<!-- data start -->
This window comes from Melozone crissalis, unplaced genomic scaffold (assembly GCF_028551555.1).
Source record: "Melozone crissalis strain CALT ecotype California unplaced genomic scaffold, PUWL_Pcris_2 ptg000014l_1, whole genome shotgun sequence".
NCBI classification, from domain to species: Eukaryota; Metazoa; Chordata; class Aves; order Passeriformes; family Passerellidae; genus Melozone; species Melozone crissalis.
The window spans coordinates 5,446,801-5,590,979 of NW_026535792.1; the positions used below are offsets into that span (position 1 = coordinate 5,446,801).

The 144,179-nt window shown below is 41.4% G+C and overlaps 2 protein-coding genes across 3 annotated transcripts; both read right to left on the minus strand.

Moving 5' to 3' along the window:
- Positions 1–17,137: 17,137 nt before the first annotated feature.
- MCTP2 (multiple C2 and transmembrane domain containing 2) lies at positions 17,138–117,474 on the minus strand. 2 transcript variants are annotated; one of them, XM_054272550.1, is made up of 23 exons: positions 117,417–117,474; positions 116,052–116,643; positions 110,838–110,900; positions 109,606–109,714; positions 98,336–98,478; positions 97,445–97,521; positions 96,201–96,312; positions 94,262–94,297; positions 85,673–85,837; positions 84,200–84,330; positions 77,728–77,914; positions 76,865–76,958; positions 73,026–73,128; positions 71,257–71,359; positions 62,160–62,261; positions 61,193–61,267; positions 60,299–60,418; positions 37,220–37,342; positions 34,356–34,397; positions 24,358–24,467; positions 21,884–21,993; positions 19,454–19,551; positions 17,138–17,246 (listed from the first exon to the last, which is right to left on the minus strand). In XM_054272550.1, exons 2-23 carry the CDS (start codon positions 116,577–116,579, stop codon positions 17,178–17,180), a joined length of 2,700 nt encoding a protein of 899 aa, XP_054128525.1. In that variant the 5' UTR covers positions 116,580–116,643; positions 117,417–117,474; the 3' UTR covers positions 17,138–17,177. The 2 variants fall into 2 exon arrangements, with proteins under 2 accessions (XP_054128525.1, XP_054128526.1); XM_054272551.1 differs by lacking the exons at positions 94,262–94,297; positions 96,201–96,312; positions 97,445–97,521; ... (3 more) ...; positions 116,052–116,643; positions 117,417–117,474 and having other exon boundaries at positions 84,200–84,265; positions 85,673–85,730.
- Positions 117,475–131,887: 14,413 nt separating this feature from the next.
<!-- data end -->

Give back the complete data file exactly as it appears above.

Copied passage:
This window comes from Melozone crissalis, unplaced genomic scaffold (assembly GCF_028551555.1).
Source record: "Melozone crissalis strain CALT ecotype California unplaced genomic scaffold, PUWL_Pcris_2 ptg000014l_1, whole genome shotgun sequence".
NCBI classification, from domain to species: Eukaryota; Metazoa; Chordata; class Aves; order Passeriformes; family Passerellidae; genus Melozone; species Melozone crissalis.
The window spans coordinates 5,446,801-5,590,979 of NW_026535792.1; the positions used below are offsets into that span (position 1 = coordinate 5,446,801).

The 144,179-nt window shown below is 41.4% G+C and overlaps 2 protein-coding genes across 3 annotated transcripts; both read right to left on the minus strand.

Moving 5' to 3' along the window:
- Positions 1–17,137: 17,137 nt before the first annotated feature.
- MCTP2 (multiple C2 and transmembrane domain containing 2) lies at positions 17,138–117,474 on the minus strand. 2 transcript variants are annotated; one of them, XM_054272550.1, is made up of 23 exons: positions 117,417–117,474; positions 116,052–116,643; positions 110,838–110,900; positions 109,606–109,714; positions 98,336–98,478; positions 97,445–97,521; positions 96,201–96,312; positions 94,262–94,297; positions 85,673–85,837; positions 84,200–84,330; positions 77,728–77,914; positions 76,865–76,958; positions 73,026–73,128; positions 71,257–71,359; positions 62,160–62,261; positions 61,193–61,267; positions 60,299–60,418; positions 37,220–37,342; positions 34,356–34,397; positions 24,358–24,467; positions 21,884–21,993; positions 19,454–19,551; positions 17,138–17,246 (listed from the first exon to the last, which is right to left on the minus strand). In XM_054272550.1, exons 2-23 carry the CDS (start codon positions 116,577–116,579, stop codon positions 17,178–17,180), a joined length of 2,700 nt encoding a protein of 899 aa, XP_054128525.1. In that variant the 5' UTR covers positions 116,580–116,643; positions 117,417–117,474; the 3' UTR covers positions 17,138–17,177. The 2 variants fall into 2 exon arrangements, with proteins under 2 accessions (XP_054128525.1, XP_054128526.1); XM_054272551.1 differs by lacking the exons at positions 94,262–94,297; positions 96,201–96,312; positions 97,445–97,521; ... (3 more) ...; positions 116,052–116,643; positions 117,417–117,474 and having other exon boundaries at positions 84,200–84,265; positions 85,673–85,730.
- Positions 117,475–131,887: 14,413 nt separating this feature from the next.